Canterbury’s makerspaces have age-appropriate technology, including robotics. iPad apps, OSMOs, Makey Makeys, and tools like sewing machines and 3D printers. Each campus makerspace is also staffed with an academic technology coordinator to help teachers weave hands-on activities and authentic products into their curriculum.
Canterbury was among the first schools in Tampa Bay to introduce a 1:1 program more than four years ago. Each student in Grades 1-8 has his/her own device pre-loaded with eBooks and digital resources that are relevant to their classwork. These tools remain an integral part of how students learn—facilitating collaboration, note taking, research, and writing. Learn more about our 1:1 program.
What the Research Tells Us
- Students with routine access to notebook computers score higher in writing assessments, demonstrate better analytical skills, collaborate more, and have lower absenteeism. (Wilson & Peterson, 2006)
- Teachers and parents consistently report that students participating in a 1:1 program are more involved in learning activities, spend more time on schoolwork at home, delve more deeply into learning topics, and communicate more effectively. (Lemke & Martine, 2003)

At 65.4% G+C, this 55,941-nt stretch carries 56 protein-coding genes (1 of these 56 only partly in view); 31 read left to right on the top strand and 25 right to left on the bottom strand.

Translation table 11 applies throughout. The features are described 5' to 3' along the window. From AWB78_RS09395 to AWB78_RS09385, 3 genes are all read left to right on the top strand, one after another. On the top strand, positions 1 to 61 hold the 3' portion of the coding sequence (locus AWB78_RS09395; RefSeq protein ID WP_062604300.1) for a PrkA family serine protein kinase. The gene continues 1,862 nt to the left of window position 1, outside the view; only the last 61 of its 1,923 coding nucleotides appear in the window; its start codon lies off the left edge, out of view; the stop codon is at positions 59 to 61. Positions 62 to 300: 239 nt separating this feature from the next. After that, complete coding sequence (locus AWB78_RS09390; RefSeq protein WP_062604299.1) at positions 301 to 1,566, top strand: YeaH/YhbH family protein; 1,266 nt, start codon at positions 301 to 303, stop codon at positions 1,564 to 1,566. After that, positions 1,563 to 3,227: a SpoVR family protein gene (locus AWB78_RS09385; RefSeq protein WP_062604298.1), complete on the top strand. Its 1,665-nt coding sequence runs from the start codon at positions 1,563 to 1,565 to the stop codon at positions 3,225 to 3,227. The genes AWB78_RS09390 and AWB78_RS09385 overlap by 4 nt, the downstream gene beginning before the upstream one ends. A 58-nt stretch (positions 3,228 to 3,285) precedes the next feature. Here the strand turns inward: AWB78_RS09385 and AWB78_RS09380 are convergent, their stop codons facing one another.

- 1:1 programs create a "level playing field" because each student is equipped with the same technology and support.
Fostering a Culture of Reading and ResearchWith two library facilities, abundant resources and innovative technology, students at Canterbury gain knowledge from our Master's-level librarians who partner with teachers to impart the research skills that are critical for success in college and in life. Our inquiry-based teaching approach hinges on information literacy – knowing how to find, verify, use and cite information available in print and on the Web. The mission of our library program is to build a community of readers and thinkers. Learn more about and see photos of our interactive libraries on each campus.